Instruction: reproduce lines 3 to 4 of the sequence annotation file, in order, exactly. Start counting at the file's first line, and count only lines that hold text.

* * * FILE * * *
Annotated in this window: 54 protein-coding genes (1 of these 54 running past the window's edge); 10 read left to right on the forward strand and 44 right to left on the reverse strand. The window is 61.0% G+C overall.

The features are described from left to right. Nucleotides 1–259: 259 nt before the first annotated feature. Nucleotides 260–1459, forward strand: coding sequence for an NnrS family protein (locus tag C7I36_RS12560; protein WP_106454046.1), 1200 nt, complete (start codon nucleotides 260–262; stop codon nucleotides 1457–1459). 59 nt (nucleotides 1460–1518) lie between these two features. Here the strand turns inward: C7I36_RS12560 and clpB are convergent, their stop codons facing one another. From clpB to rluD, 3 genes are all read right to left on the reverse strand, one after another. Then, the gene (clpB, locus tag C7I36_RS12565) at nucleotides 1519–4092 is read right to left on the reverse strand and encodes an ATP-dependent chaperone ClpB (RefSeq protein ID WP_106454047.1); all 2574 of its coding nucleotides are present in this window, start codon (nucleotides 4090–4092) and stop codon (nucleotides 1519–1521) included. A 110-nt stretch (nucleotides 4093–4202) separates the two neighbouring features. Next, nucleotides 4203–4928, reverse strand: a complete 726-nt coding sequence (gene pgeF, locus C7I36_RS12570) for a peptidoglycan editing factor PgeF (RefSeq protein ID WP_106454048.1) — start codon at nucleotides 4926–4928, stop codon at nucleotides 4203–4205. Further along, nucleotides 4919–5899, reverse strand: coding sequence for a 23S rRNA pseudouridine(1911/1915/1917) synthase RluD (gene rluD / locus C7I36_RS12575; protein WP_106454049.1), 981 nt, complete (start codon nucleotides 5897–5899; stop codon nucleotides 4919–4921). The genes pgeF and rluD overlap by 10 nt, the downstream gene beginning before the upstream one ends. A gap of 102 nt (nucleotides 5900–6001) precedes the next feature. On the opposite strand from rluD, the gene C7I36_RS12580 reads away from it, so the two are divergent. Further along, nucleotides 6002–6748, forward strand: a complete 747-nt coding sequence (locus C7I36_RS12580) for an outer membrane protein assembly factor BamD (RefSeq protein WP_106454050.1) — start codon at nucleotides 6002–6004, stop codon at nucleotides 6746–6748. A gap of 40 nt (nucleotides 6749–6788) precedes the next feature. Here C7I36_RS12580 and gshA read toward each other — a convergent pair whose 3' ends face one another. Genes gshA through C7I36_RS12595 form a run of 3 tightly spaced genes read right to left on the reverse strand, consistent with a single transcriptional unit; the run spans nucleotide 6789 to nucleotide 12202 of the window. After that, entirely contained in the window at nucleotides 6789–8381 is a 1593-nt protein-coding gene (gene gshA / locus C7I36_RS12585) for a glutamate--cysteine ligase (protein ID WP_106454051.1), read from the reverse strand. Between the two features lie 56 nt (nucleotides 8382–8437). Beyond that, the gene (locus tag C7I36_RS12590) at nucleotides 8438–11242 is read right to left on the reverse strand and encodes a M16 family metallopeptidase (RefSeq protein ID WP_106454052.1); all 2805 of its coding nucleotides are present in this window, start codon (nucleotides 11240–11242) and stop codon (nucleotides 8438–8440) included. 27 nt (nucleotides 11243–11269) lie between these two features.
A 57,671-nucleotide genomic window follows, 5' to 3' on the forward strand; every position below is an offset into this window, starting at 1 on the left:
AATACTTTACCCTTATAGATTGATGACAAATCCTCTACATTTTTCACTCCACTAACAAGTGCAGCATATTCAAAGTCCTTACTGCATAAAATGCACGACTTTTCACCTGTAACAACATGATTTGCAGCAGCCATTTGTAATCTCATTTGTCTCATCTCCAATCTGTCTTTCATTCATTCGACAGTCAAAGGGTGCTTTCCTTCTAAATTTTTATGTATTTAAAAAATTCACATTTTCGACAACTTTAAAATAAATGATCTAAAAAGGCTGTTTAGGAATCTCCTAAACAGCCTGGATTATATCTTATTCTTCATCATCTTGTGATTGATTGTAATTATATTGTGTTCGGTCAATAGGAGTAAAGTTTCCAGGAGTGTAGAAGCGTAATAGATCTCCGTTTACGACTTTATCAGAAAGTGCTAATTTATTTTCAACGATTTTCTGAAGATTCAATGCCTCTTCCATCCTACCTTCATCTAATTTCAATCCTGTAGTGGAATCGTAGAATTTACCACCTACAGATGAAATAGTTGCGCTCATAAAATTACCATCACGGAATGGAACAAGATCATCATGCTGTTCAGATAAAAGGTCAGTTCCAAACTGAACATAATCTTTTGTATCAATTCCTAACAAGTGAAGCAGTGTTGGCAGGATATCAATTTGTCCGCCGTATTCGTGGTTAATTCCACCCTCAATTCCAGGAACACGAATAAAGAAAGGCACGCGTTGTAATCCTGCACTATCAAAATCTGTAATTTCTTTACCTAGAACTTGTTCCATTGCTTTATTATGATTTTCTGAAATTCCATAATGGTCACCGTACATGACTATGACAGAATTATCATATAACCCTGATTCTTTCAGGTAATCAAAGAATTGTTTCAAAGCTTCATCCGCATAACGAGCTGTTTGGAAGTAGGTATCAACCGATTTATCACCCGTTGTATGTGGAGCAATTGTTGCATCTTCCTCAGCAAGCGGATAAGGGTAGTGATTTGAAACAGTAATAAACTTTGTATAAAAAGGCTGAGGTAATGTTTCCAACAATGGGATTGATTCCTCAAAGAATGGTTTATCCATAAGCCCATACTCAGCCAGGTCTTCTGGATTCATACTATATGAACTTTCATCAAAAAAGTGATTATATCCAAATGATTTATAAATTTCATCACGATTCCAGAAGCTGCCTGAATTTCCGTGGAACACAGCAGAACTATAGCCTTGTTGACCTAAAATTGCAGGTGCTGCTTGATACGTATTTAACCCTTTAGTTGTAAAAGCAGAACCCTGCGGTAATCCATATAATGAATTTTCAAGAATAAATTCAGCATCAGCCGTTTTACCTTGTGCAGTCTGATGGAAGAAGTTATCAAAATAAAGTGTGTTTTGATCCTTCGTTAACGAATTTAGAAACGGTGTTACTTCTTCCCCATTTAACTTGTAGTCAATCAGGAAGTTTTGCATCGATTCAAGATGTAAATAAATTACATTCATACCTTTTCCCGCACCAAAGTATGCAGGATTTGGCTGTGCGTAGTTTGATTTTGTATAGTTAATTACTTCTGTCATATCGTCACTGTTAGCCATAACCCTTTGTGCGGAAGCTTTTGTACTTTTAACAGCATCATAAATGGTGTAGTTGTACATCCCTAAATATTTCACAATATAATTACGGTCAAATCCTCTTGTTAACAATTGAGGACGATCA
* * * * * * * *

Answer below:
A 57,671-nucleotide genomic window follows, 5' to 3' on the forward strand; every position below is an offset into this window, starting at 1 on the left:
AATACTTTACCCTTATAGATTGATGACAAATCCTCTACATTTTTCACTCCACTAACAAGTGCAGCATATTCAAAGTCCTTACTGCATAAAATGCACGACTTTTCACCTGTAACAACATGATTTGCAGCAGCCATTTGTAATCTCATTTGTCTCATCTCCAATCTGTCTTTCATTCATTCGACAGTCAAAGGGTGCTTTCCTTCTAAATTTTTATGTATTTAAAAAATTCACATTTTCGACAACTTTAAAATAAATGATCTAAAAAGGCTGTTTAGGAATCTCCTAAACAGCCTGGATTATATCTTATTCTTCATCATCTTGTGATTGATTGTAATTATATTGTGTTCGGTCAATAGGAGTAAAGTTTCCAGGAGTGTAGAAGCGTAATAGATCTCCGTTTACGACTTTATCAGAAAGTGCTAATTTATTTTCAACGATTTTCTGAAGATTCAATGCCTCTTCCATCCTACCTTCATCTAATTTCAATCCTGTAGTGGAATCGTAGAATTTACCACCTACAGATGAAATAGTTGCGCTCATAAAATTACCATCACGGAATGGAACAAGATCATCATGCTGTTCAGATAAAAGGTCAGTTCCAAACTGAACATAATCTTTTGTATCAATTCCTAACAAGTGAAGCAGTGTTGGCAGGATATCAATTTGTCCGCCGTATTCGTGGTTAATTCCACCCTCAATTCCAGGAACACGAATAAAGAAAGGCACGCGTTGTAATCCTGCACTATCAAAATCTGTAATTTCTTTACCTAGAACTTGTTCCATTGCTTTATTATGATTTTCTGAAATTCCATAATGGTCACCGTACATGACTATGACAGAATTATCATATAACCCTGATTCTTTCAGGTAATCAAAGAATTGTTTCAAAGCTTCATCCGCATAACGAGCTGTTTGGAAGTAGGTATCAACCGATTTATCACCCGTTGTATGTGGAGCAATTGTTGCATCTTCCTCAGCAAGCGGATAAGGGTAGTGATTTGAAACAGTAATAAACTTTGTATAAAAAGGCTGAGGTAATGTTTCCAACAATGGGATTGATTCCTCAAAGAATGGTTTATCCATAAGCCCATACTCAGCCAGGTCTTCTGGATTCATACTATATGAACTTTCATCAAAAAAGTGATTATATCCAAATGATTTATAAATTTCATCACGATTCCAGAAGCTGCCTGAATTTCCGTGGAACACAGCAGAACTATAGCCTTGTTGACCTAAAATTGCAGGTGCTGCTTGATACGTATTTAACCCTTTAGTTGTAAAAGCAGAACCCTGCGGTAATCCATATAATGAATTTTCAAGAATAAATTCAGCATCAGCCGTTTTACCTTGTGCAGTCTGATGGAAGAAGTTATCAAAATAAAGTGTGTTTTGATCCTTCGTTAACGAATTTAGAAACGGTGTTACTTCTTCCCCATTTAACTTGTAGTCAATCAGGAAGTTTTGCATCGATTCAAGATGTAAATAAATTACATTCATACCTTTTCCCGCACCAAAGTATGCAGGATTTGGCTGTGCGTAGTTTGATTTTGTATAGTTAATTACTTCTGTCATATCGTCACTGTTAGCCATAACCCTTTGTGCGGAAGCTTTTGTACTTTTAACAGCATCATAAATGGTGTAGTTGTACATCCCTAAATATTTCACAATATAATTACGGTCAAATCCTCTTGTTAACAATTGAGGACGATCA